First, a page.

By Tacy Lambiase
This week, the National Park Service released a list of the most visited National Parks during 2012. The total number of national park visitors for the year — over 282 million people — was the sixth highest number of annual visitors in the history of the National Park Service.
Great Smoky Mountains National Park maintained its status as the most visited national park in the country, welcoming over 9 million visitors last year. The list also includes Yellowstone National Park, America’s first national park, and Zion National Park, a biologically diverse preserve in Utah.
“The National Park Service strives to represent all that America has to offer,” says National Park Service Director Jonathan B. Jarvis. “People come to national parks for many reasons — for recreation and to learn about American history by strolling through a battlefield. They come to listen to a park ranger at Independence National Historical Park and marvel at the Continental Congress. And people come to national parks for old-fashioned enjoyment of the great outdoors.”
Below is the list of the most visited National Parks in 2012:
1. Great Smoky Mountains National Park (9,685,829 visitors)
2. Grand Canyon National Park (4,421,352 visitors)
3. Yosemite National Park (3,853,404 visitors)
4. Yellowstone National Park (3,447,729 visitors)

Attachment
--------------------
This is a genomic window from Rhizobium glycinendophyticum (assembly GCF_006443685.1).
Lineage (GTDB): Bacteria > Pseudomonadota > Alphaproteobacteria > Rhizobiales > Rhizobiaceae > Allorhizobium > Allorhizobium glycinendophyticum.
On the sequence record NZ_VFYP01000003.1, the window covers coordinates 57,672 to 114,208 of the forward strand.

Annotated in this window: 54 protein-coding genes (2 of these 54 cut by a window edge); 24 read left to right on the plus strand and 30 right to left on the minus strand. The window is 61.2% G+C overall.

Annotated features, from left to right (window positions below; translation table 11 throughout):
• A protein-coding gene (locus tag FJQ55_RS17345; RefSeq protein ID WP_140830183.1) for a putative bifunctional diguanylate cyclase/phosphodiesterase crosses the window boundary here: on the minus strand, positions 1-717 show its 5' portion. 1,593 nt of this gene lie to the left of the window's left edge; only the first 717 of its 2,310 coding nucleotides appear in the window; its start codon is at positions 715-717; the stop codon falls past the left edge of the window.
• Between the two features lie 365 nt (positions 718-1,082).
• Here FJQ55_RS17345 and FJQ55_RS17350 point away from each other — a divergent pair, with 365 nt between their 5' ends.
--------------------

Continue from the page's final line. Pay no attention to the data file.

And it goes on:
5. Rocky Mountain National Park (3,229,617 visitors)
6. Zion National Park (2,973,607 visitors)
7. Olympic National Park (2,824,908 visitors)
8. Grand Teton National Park (2,705,256 visitors)
9. Acadia National Park (2,431,052 visitors)
10. Cuyahoga Valley National Park (2,299,722 visitors)
Millions of people travel to these sites every year to go hiking, camping, exploring and to simply enjoy the beauty of nature. While it’s obvious that trees enhance the landscapes of many of our national parks, it’s not very well known that several of these parks are home to some of our nation’s “Big Trees.” For more than 70 years, American Forests’ National Big Tree Program has kept a record of the largest trees of each species in the United States. Several of the program’s champion trees are located in Great Smoky Mountains National Park and Olympic National Park.
Great Smoky Mountains National Park draws huge crowds and big trees. On the North Carolina side of the park, a national champion red spruce tree stands 147 feet tall. This national park is also home to the national champion cinnamon tree. At just 33 feet tall, this tree is considered a “tiny titan” among the larger trees on the register.
Located in Washington, Olympic National Park boasts several national champion Big Trees. If you visit the park, you can marvel at two pacific silver fir trees which stand over 200 feet tall. Another of Olympic’s Big Trees, a Western redcedar, was a contender in American Forests’ Big Tree Madness competition this past month. (Though the redcedar has been eliminated, you can still vote for the remaining contenders through Monday.) This popular tree was first nominated for the register in 1945.
Want to visit a Big Tree? Curious about which Big Trees may be located near you? Stay tuned — the spring 2013 National Register of Big Trees will be released later this month!